Clearly, there is much more discussion to be had, including how technology and ‘big data’ can if not solve some of these challenges then at least provide the intelligence to inform better Placemaking decisions.

Perhaps that will be subject of our next debate.

Key takeaways

  • Placemaking requires four Ps – People, Purpose, Patience and Profit – in order to maximise viability, resilience and value. There can be no Placemaking which isn’t commercially viable

  • Taking a long-term view is key and this means finding sources of patient capital and the role of the developer and landlord shifting to that of a curator, with an added responsibility to consider the social and environmental impacts of a place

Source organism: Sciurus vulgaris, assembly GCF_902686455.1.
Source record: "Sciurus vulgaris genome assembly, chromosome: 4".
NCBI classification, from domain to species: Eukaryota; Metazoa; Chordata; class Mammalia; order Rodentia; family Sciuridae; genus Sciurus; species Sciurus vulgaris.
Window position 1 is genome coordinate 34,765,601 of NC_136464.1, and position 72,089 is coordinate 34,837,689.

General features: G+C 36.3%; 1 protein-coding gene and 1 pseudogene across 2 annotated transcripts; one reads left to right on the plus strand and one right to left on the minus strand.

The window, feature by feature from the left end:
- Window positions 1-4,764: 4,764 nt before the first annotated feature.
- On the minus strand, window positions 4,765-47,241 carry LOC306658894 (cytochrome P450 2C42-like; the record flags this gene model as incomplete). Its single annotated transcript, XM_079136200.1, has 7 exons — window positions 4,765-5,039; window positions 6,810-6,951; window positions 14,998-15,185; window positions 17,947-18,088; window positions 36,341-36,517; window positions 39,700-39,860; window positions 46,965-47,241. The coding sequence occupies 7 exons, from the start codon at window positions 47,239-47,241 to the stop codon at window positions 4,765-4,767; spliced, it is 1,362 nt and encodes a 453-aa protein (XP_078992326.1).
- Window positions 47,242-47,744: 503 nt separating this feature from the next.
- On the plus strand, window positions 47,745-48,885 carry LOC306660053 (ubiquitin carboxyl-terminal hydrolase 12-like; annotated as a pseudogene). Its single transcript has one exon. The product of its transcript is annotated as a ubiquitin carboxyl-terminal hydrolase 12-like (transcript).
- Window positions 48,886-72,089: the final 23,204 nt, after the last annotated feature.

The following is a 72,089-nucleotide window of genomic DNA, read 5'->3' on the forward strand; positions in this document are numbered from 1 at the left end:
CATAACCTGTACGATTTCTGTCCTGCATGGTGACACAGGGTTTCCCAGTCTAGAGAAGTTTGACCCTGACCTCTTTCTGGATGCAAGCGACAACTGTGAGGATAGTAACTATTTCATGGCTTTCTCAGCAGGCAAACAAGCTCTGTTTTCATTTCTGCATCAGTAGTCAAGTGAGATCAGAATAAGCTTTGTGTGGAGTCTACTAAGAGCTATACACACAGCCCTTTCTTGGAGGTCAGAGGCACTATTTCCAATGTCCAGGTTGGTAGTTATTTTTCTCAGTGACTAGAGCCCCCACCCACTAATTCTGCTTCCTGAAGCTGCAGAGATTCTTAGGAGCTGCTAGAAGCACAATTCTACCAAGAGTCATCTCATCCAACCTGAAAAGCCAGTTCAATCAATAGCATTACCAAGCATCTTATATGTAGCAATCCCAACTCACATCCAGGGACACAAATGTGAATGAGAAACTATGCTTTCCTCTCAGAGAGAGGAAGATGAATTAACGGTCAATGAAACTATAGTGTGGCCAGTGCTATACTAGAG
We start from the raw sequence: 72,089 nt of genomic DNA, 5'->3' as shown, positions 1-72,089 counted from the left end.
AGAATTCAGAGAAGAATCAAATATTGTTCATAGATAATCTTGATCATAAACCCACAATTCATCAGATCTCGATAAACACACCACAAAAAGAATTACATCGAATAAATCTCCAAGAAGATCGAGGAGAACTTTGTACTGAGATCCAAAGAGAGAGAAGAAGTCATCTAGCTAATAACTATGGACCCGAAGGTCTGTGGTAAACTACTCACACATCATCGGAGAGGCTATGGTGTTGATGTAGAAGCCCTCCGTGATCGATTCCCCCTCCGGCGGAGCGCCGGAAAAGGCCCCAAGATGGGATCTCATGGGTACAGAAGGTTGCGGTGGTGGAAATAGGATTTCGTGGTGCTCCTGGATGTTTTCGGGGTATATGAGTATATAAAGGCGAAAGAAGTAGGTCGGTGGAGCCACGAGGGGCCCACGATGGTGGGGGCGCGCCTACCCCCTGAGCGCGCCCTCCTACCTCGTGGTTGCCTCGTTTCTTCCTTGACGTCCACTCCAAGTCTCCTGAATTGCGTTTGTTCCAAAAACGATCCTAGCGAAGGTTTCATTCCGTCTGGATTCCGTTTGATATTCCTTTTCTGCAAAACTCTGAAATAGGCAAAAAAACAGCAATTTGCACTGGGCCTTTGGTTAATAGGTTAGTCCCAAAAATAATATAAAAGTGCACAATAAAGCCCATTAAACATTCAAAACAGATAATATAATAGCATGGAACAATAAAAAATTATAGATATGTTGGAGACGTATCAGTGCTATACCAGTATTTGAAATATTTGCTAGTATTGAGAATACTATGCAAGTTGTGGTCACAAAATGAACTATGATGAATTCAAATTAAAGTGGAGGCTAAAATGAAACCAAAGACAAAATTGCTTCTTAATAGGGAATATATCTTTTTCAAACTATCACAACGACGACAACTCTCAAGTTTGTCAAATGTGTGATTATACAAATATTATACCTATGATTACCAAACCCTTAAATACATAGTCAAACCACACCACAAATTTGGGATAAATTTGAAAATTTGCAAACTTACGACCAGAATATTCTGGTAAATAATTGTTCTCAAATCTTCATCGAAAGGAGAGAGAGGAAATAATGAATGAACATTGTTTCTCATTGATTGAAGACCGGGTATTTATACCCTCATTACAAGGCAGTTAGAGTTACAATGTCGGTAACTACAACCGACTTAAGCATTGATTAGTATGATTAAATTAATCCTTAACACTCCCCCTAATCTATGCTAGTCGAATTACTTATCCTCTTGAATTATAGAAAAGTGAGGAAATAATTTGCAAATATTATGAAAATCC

• Placemaking is fundamentally about what (real) people want, and recognising that this might be a very different thing from location to location and between demographics

  • With so many stakeholders and a rising need to engage with people and create places which complement local identity, communications and brand have never been more important – and have a role that goes far beyond marketing and sale